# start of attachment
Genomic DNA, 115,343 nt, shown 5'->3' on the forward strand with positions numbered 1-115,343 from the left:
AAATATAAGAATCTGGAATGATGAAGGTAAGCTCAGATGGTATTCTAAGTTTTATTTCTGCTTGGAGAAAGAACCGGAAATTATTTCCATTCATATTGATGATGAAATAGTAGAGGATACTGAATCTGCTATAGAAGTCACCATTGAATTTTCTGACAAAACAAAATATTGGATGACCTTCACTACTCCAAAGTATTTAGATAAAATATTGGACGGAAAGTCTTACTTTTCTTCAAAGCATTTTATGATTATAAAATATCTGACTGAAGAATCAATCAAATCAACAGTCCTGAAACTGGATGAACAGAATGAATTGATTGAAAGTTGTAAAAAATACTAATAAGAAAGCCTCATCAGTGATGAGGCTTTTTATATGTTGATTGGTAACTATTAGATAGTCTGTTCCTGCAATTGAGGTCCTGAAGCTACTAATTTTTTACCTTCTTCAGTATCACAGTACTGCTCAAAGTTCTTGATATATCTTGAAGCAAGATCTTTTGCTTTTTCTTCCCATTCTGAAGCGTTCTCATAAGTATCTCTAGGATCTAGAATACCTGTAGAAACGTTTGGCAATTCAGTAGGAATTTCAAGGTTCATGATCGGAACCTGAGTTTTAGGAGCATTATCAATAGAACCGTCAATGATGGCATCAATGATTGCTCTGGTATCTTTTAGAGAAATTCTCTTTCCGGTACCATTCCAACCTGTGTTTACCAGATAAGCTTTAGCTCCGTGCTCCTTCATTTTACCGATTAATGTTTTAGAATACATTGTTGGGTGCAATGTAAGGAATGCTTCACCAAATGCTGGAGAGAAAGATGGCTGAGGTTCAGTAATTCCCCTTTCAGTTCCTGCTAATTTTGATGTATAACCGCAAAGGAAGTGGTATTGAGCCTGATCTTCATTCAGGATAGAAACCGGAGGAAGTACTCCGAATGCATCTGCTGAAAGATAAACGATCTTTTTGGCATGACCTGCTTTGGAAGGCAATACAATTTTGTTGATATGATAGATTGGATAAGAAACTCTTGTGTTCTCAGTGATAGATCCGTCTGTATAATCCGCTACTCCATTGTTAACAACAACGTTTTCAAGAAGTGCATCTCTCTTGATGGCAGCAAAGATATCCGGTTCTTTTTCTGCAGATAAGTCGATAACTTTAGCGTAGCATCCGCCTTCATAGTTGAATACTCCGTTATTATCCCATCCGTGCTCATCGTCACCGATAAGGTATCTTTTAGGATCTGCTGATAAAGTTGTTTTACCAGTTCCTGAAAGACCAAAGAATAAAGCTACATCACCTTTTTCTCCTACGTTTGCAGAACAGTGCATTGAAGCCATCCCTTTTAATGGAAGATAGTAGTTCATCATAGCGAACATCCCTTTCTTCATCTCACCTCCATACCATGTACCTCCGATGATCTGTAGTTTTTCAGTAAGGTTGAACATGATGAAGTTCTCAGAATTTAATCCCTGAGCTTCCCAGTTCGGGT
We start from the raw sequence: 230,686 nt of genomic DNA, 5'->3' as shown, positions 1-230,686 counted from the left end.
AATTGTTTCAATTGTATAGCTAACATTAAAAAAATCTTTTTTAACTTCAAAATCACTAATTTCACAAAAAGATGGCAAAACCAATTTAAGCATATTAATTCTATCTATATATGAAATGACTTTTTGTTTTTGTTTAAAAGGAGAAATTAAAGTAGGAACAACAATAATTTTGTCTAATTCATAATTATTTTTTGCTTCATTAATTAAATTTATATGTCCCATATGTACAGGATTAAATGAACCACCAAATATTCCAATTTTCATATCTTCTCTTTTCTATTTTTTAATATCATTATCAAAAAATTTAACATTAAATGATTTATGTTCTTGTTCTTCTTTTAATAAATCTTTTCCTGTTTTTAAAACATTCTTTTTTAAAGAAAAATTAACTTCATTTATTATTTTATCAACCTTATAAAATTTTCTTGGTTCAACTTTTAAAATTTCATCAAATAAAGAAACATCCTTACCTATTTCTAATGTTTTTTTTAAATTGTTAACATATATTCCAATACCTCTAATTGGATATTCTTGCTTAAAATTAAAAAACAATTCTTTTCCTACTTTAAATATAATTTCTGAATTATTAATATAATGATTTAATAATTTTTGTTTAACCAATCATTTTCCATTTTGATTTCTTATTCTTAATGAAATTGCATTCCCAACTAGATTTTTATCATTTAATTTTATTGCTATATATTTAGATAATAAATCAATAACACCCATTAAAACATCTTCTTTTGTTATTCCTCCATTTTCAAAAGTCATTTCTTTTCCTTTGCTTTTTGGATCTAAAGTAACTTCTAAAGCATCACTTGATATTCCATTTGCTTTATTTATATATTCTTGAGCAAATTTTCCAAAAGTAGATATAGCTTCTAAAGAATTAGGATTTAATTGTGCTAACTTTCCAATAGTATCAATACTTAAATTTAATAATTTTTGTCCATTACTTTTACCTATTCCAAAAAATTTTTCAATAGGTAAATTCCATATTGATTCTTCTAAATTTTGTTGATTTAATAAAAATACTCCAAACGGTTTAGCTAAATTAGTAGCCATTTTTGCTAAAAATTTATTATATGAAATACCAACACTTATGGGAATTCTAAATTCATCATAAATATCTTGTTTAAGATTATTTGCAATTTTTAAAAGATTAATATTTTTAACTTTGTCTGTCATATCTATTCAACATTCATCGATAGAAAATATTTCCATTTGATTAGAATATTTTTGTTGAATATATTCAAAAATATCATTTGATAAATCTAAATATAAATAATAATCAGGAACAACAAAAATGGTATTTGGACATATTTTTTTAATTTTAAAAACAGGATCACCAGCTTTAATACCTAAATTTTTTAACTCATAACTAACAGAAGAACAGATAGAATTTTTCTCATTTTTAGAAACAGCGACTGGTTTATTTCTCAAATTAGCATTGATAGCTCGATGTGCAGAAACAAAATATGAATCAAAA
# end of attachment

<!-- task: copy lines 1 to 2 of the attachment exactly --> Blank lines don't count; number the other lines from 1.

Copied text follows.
Genomic DNA, 115,343 nt, shown 5'->3' on the forward strand with positions numbered 1-115,343 from the left:
AAATATAAGAATCTGGAATGATGAAGGTAAGCTCAGATGGTATTCTAAGTTTTATTTCTGCTTGGAGAAAGAACCGGAAATTATTTCCATTCATATTGATGATGAAATAGTAGAGGATACTGAATCTGCTATAGAAGTCACCATTGAATTTTCTGACAAAACAAAATATTGGATGACCTTCACTACTCCAAAGTATTTAGATAAAATATTGGACGGAAAGTCTTACTTTTCTTCAAAGCATTTTATGATTATAAAATATCTGACTGAAGAATCAATCAAATCAACAGTCCTGAAACTGGATGAACAGAATGAATTGATTGAAAGTTGTAAAAAATACTAATAAGAAAGCCTCATCAGTGATGAGGCTTTTTATATGTTGATTGGTAACTATTAGATAGTCTGTTCCTGCAATTGAGGTCCTGAAGCTACTAATTTTTTACCTTCTTCAGTATCACAGTACTGCTCAAAGTTCTTGATATATCTTGAAGCAAGATCTTTTGCTTTTTCTTCCCATTCTGAAGCGTTCTCATAAGTATCTCTAGGATCTAGAATACCTGTAGAAACGTTTGGCAATTCAGTAGGAATTTCAAGGTTCATGATCGGAACCTGAGTTTTAGGAGCATTATCAATAGAACCGTCAATGATGGCATCAATGATTGCTCTGGTATCTTTTAGAGAAATTCTCTTTCCGGTACCATTCCAACCTGTGTTTACCAGATAAGCTTTAGCTCCGTGCTCCTTCATTTTACCGATTAATGTTTTAGAATACATTGTTGGGTGCAATGTAAGGAATGCTTCACCAAATGCTGGAGAGAAAGATGGCTGAGGTTCAGTAATTCCCCTTTCAGTTCCTGCTAATTTTGATGTATAACCGCAAAGGAAGTGGTATTGAGCCTGATCTTCATTCAGGATAGAAACCGGAGGAAGTACTCCGAATGCATCTGCTGAAAGATAAACGATCTTTTTGGCATGACCTGCTTTGGAAGGCAATACAATTTTGTTGATATGATAGATTGGATAAGAAACTCTTGTGTTCTCAGTGATAGATCCGTCTGTATAATCCGCTACTCCATTGTTAACAACAACGTTTTCAAGAAGTGCATCTCTCTTGATGGCAGCAAAGATATCCGGTTCTTTTTCTGCAGATAAGTCGATAACTTTAGCGTAGCATCCGCCTTCATAGTTGAATACTCCGTTATTATCCCATCCGTGCTCATCGTCACCGATAAGGTATCTTTTAGGATCTGCTGATAAAGTTGTTTTACCAGTTCCTGAAAGACCAAAGAATAAAGCTACATCACCTTTTTCTCCTACGTTTGCAGAACAGTGCATTGAAGCCATCCCTTTTAATGGAAGATAGTAGTTCATCATAGCGAACATCCCTTTCTTCATCTCACCTCCATACCATGTACCTCCGATGATCTGTAGTTTTTCAGTAAGGTTGAACATGATGAAGTTCTCAGAATTTAATCCCTGAGCTTCCCAGTTCGGGT